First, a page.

How Internet Money built a type beat empire


What’s your chemistry like musically?

Mira: We have the perfect chemistry because we share emo, rock, and hardcore backgrounds — even ‘70s and ‘80s hard rock. My beats and his melodies mesh together.

How did you and Taz meet?

Mira: In 2015, Taz had some livestream on Twitter, so I went in there and started talking to him. We ended up playing PS4 together. At the beginning of 2016, he told me about this movement he wanted to start pushing called Internet Money — to show that any producer can make their way online.

You’ve gone from being an “internet producer” to landing placements on some of hip-hop’s biggest records all while being under your parent’s roof. In what ways did your life change?

Mira: I got a lot more confidence in my music. I like to think I’ve stayed the same, because I’m still the same person from a year ago. It also showed me that really anything is possible regardless of what you have. I didn’t have the opportunity to go out to Atlanta, LA, New York, or any of these major music hubs. Building organic relationships online got me here. I’m just on my computer in my bedroom doing all of this.

Internet Money strikes me as a well-oiled hit factory. What is the day-to-day like in there?

Mira: Whenever I’m there, we have people going to studio sessions. Upstairs in the kitchen there are speakers everywhere where people are cooking up, and downstairs is the actual studio space where we crank out songs and get writing done. It’s not like everyone has to be working every second of the day — there are TVs and video games for us to do nothing too.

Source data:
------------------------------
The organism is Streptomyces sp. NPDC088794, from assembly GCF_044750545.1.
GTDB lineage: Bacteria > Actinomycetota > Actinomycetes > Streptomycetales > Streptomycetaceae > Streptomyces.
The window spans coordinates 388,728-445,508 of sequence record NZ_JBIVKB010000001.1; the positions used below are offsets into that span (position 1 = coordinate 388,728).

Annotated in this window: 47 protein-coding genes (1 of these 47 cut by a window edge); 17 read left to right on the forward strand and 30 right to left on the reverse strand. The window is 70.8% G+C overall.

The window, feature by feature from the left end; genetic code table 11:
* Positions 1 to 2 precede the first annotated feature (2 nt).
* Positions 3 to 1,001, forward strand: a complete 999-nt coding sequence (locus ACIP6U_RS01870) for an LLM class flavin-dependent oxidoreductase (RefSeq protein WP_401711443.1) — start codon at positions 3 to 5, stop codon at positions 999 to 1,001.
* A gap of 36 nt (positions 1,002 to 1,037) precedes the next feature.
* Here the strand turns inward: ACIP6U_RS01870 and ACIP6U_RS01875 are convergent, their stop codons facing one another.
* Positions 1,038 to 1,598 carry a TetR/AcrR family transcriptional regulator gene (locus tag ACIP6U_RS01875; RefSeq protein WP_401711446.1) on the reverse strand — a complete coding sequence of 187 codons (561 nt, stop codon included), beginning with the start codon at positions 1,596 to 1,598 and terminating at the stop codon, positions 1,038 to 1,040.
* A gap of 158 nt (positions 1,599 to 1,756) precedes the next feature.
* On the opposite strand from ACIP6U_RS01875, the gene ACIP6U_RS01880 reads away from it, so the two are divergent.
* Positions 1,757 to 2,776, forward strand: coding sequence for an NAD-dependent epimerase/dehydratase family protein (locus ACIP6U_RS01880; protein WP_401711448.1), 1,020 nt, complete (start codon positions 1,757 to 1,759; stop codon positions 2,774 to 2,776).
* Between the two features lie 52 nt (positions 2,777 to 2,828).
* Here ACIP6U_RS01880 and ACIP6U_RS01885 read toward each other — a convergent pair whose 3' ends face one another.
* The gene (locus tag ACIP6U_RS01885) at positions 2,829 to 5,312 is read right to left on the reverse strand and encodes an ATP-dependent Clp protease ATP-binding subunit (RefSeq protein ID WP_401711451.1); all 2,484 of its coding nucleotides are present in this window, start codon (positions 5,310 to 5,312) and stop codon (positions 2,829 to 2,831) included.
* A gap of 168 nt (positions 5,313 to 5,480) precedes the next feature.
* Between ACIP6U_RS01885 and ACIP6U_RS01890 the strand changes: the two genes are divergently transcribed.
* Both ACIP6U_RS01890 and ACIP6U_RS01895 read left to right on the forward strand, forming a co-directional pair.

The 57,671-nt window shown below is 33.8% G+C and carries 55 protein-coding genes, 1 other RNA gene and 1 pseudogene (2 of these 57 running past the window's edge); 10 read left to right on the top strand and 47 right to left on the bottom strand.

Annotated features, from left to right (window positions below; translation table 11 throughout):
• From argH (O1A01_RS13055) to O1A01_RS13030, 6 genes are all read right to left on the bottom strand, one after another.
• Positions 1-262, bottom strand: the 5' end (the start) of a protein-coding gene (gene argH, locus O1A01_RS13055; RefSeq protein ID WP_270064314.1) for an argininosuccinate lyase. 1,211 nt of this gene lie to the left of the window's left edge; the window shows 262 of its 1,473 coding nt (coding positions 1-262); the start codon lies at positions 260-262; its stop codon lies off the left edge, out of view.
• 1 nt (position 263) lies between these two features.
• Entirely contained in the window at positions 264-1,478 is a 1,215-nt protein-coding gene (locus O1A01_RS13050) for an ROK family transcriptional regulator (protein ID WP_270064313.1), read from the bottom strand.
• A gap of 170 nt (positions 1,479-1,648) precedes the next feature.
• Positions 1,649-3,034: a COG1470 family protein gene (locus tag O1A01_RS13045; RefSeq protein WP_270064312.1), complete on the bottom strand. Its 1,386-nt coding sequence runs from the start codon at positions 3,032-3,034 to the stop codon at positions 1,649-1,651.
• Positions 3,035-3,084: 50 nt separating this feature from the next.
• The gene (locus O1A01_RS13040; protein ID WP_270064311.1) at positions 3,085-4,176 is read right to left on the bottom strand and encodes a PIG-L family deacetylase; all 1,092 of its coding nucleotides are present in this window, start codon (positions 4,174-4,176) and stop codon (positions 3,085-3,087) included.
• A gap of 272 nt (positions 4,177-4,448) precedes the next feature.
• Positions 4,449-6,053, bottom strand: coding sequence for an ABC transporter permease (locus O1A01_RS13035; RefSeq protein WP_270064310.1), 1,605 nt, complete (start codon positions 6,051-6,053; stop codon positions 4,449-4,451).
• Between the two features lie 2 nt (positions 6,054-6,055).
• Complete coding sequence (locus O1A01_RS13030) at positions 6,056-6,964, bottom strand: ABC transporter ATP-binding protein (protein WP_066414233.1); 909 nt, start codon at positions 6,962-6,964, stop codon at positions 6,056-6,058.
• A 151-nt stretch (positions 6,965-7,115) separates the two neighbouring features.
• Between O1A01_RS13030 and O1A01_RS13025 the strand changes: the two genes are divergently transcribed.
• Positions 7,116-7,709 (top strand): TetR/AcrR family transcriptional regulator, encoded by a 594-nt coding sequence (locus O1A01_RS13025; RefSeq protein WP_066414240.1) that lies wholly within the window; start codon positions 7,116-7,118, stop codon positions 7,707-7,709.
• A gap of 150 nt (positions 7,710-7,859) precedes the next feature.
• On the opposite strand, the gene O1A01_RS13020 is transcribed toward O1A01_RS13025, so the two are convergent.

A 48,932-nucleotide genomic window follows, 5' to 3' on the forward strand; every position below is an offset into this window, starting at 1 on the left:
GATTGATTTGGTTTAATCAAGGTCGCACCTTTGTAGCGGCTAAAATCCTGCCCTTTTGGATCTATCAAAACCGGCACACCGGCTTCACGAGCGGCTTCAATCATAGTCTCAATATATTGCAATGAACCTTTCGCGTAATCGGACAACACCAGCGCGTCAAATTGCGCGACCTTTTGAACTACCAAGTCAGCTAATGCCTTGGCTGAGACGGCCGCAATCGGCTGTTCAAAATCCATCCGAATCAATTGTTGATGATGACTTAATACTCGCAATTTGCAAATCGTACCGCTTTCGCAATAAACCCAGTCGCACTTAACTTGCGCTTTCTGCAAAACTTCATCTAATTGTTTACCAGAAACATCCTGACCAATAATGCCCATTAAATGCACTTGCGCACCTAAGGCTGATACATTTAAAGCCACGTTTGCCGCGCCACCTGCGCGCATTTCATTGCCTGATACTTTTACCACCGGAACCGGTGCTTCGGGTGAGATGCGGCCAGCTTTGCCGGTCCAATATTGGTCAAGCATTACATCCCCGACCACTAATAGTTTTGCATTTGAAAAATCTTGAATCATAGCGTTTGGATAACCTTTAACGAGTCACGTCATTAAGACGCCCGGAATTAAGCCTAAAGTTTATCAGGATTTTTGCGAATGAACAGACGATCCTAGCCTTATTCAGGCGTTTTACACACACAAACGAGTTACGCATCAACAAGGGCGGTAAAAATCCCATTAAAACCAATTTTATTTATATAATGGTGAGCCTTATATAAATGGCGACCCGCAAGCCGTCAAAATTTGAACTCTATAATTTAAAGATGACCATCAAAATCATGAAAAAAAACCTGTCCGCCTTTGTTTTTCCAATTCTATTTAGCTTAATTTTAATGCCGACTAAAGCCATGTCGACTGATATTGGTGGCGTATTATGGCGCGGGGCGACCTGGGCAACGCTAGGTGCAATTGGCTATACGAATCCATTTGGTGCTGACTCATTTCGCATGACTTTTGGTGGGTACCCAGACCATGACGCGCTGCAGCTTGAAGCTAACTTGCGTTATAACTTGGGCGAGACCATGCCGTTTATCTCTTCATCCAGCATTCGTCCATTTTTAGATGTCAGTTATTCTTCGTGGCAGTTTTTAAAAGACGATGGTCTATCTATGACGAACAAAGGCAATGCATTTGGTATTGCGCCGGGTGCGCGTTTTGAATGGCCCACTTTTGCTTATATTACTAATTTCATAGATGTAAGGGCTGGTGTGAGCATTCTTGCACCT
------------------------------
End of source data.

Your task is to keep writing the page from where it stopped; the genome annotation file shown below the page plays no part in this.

I’ve read that you guys are filming a reality series focusing on the shenanigans within the internet money house. Do you view music as a stepping stone to other opportunities?

Taz Taylor: At this point, we’re accomplishing so much that I’m just about doing shit that nobody would expect us to do. I want to write a book, I want to do documentaries, I want to do TV shows — I want to do whatever we can do.

Can you describe navigating the online marketplace for beats?

Taylor: It’s a shit place, I’m going to be honest with you. The internet is so grimy. Everybody is so thirsty for a dollar. People are undercutting prices and buying fake views. If you’re doing better than another person, they might go buy fake dislikes on your videos so they don’t get shown on YouTube. It’s a crab in a barrel mentality. I’m glad that Internet Money isn’t associated with that anymore, because we’re doing different shit. I haven’t sold a beat online since, like, August 2017. There are some people in Internet Money who still do it because they’re not in the same position as me and Nick. They still need to get their feet wet. Nick and I are focused on getting placements and expanding our boundaries.

For a period it was your primary hustle, right?

Taylor: It was my bread and butter, I was one of the biggest internet producers. I made half a million dollars a year selling beats online. I did that for seven years. You get tired of it.

What about you, Nick?

Mira: I stopped a year or two ago. Ever since I didn’t have to rely on selling beats to get by, I focused on other things. Selling beats is a building block. There are a bunch of other ways for producers to make money besides uploading beats to YouTube. It’s a good stepping stone, though.



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